More than three years into Yemen’s war, a bloody battle looms for the Huthi-held port city of Hodeida. International leaders should work for a UN-led negotiated settlement to stop the offensive and, if this fails, take steps to avoid deepening what is already the world’s worst humanitarian crisis.
Our study reveals fifteen ‘indicators of presence’ that French armament may be involved in the war in Yemen. Along with the Armaments Observatory, FIDH calls for the establishment of a permanent parliamentary committee for the control of arms exports.
This report aims to cover the cross-sectoral needs related to the large-scale conflict driven displacement in Taizz and AlHudaydah since December 2017. It places these developments into a wider context by looking at the drivers of the conflict and the displacement in these two governorates since the escalation of conflict in March 2015.
Situación de los Derechos Humanos.
(Yemen, conflicto 2014-actualidad)
Since August, a public rift has surfaced between the two main partners on the northern front of Yemen’s war – the forces loyal to the Huthis and Ali Abdullah Saleh. Rather than fostering its rivals’ discord, key powerbroker Saudi Arabia should seize this rare chance to resolve the two-and-a-half year war by championing a new regional initiative.
A report just released by the ICRC estimates that fifty million people currently bear the brunt of war in cities around the world. http://reliefweb.int/sites/reliefweb.int/files/resources/4312_002_Urban-Warfare_web_new_EN.pdf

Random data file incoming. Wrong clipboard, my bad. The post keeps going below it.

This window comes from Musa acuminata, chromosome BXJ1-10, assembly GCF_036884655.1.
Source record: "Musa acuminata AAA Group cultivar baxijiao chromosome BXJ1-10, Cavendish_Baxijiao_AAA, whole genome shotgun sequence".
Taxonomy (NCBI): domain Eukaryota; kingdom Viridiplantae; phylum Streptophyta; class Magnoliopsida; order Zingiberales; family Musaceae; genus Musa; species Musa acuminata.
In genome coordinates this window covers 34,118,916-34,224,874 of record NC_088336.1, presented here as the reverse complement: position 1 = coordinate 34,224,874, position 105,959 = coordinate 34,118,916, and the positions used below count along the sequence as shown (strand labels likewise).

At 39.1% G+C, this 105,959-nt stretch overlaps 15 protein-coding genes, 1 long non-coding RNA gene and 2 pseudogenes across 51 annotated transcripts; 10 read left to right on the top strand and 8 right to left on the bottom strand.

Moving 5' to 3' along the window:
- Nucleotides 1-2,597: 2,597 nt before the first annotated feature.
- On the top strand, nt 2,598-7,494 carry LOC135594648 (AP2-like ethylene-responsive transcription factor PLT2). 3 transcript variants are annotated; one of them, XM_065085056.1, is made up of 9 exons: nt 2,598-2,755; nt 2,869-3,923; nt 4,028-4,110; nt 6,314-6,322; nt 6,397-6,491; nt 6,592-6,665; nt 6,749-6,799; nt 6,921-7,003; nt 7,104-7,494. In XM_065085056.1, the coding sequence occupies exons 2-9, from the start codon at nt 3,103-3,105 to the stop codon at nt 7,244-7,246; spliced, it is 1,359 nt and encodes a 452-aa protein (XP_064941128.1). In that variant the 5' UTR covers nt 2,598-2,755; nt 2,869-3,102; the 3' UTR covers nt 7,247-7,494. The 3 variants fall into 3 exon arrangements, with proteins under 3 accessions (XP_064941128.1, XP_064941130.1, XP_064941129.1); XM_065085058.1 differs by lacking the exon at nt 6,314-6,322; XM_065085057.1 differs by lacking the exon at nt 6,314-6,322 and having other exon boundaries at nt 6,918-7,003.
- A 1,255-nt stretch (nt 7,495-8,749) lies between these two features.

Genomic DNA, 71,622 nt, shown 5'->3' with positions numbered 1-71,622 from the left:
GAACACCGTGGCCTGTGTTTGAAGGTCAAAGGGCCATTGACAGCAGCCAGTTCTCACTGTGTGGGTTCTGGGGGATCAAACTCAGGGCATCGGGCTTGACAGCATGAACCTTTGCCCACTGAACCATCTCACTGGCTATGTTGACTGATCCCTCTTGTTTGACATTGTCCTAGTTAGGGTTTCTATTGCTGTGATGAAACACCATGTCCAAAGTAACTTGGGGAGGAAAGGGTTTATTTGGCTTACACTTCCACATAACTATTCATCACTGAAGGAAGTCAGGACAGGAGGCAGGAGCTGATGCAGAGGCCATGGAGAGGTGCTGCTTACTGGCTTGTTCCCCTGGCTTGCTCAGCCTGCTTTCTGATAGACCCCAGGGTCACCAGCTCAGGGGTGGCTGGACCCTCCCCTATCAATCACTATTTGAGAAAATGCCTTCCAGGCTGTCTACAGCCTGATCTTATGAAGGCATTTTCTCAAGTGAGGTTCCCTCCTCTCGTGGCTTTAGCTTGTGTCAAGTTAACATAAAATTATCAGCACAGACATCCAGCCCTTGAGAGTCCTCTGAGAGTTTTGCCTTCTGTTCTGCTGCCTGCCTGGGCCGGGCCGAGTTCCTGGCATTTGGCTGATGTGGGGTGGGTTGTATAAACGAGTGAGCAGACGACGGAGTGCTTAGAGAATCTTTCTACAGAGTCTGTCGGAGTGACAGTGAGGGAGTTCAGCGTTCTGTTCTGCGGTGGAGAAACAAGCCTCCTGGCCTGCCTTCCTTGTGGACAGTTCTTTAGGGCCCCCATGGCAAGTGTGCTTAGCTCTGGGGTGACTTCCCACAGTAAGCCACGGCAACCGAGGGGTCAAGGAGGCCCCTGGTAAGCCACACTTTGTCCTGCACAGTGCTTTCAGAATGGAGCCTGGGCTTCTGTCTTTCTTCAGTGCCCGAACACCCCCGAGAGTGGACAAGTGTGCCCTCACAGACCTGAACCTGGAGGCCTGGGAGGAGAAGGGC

Country policy and information notes (last updated).
The ongoing conflict in Yemen that escalated sharply in March 2015 has led to the near collapse of the country’s already fragile health care system. The United Nations Office for the Coordination of Humanitarian Affairs (OCHA) reported that as of January 2017, only 45 percent of medical facilities are functioning and even these face severe shortages in medicines, equipment, and staff.
War is denying Yemenis food to eat. This special briefing, the first of four examining the famine threats there and in South Sudan, Nigeria and Somalia, urges the Saudi-led coalition not to assault Yemen’s most important port, Hodeida, and both sides to immediately resolve deadlock over the Central Bank.
Thriving on conflict, sectarianism, and local opportunism, al-Qaeda’s affiliates are stronger than ever in Yemen. To shrink their growing base will require better governance in vulnerable areas, not treating all Sunni Islamists as one enemy, and above all ending Yemen’s civil war.